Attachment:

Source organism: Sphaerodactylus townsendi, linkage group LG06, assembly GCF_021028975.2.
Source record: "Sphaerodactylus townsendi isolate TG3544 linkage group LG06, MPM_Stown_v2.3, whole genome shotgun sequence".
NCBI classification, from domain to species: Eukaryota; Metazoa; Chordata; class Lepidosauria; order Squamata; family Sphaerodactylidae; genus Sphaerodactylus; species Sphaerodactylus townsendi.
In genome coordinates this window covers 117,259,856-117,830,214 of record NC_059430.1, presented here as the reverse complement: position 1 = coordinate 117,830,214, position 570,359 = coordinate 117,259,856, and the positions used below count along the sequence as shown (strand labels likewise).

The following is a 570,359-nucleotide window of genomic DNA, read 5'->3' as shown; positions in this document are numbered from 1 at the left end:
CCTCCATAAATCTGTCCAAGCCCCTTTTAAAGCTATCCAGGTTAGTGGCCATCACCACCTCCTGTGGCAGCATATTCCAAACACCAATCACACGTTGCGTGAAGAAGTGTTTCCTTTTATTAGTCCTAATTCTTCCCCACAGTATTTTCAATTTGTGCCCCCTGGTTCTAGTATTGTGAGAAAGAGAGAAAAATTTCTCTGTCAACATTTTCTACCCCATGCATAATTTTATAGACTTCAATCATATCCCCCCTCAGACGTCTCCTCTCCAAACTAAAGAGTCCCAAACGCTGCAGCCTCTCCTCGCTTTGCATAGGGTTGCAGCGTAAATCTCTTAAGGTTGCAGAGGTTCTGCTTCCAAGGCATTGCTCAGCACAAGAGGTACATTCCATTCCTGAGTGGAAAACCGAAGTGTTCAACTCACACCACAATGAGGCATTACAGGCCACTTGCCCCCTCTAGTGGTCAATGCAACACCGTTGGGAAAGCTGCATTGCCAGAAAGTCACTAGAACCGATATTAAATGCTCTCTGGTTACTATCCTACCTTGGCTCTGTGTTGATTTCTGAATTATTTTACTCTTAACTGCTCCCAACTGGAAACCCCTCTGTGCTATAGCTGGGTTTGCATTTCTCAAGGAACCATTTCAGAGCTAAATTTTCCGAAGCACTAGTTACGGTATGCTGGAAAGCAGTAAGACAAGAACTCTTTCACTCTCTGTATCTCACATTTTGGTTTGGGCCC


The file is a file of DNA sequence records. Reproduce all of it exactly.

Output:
Source organism: Sphaerodactylus townsendi, linkage group LG06, assembly GCF_021028975.2.
Source record: "Sphaerodactylus townsendi isolate TG3544 linkage group LG06, MPM_Stown_v2.3, whole genome shotgun sequence".
NCBI classification, from domain to species: Eukaryota; Metazoa; Chordata; class Lepidosauria; order Squamata; family Sphaerodactylidae; genus Sphaerodactylus; species Sphaerodactylus townsendi.
In genome coordinates this window covers 117,259,856-117,830,214 of record NC_059430.1, presented here as the reverse complement: position 1 = coordinate 117,830,214, position 570,359 = coordinate 117,259,856, and the positions used below count along the sequence as shown (strand labels likewise).

The following is a 570,359-nucleotide window of genomic DNA, read 5'->3' as shown; positions in this document are numbered from 1 at the left end:
CCTCCATAAATCTGTCCAAGCCCCTTTTAAAGCTATCCAGGTTAGTGGCCATCACCACCTCCTGTGGCAGCATATTCCAAACACCAATCACACGTTGCGTGAAGAAGTGTTTCCTTTTATTAGTCCTAATTCTTCCCCACAGTATTTTCAATTTGTGCCCCCTGGTTCTAGTATTGTGAGAAAGAGAGAAAAATTTCTCTGTCAACATTTTCTACCCCATGCATAATTTTATAGACTTCAATCATATCCCCCCTCAGACGTCTCCTCTCCAAACTAAAGAGTCCCAAACGCTGCAGCCTCTCCTCGCTTTGCATAGGGTTGCAGCGTAAATCTCTTAAGGTTGCAGAGGTTCTGCTTCCAAGGCATTGCTCAGCACAAGAGGTACATTCCATTCCTGAGTGGAAAACCGAAGTGTTCAACTCACACCACAATGAGGCATTACAGGCCACTTGCCCCCTCTAGTGGTCAATGCAACACCGTTGGGAAAGCTGCATTGCCAGAAAGTCACTAGAACCGATATTAAATGCTCTCTGGTTACTATCCTACCTTGGCTCTGTGTTGATTTCTGAATTATTTTACTCTTAACTGCTCCCAACTGGAAACCCCTCTGTGCTATAGCTGGGTTTGCATTTCTCAAGGAACCATTTCAGAGCTAAATTTTCCGAAGCACTAGTTACGGTATGCTGGAAAGCAGTAAGACAAGAACTCTTTCACTCTCTGTATCTCACATTTTGGTTTGGGCCC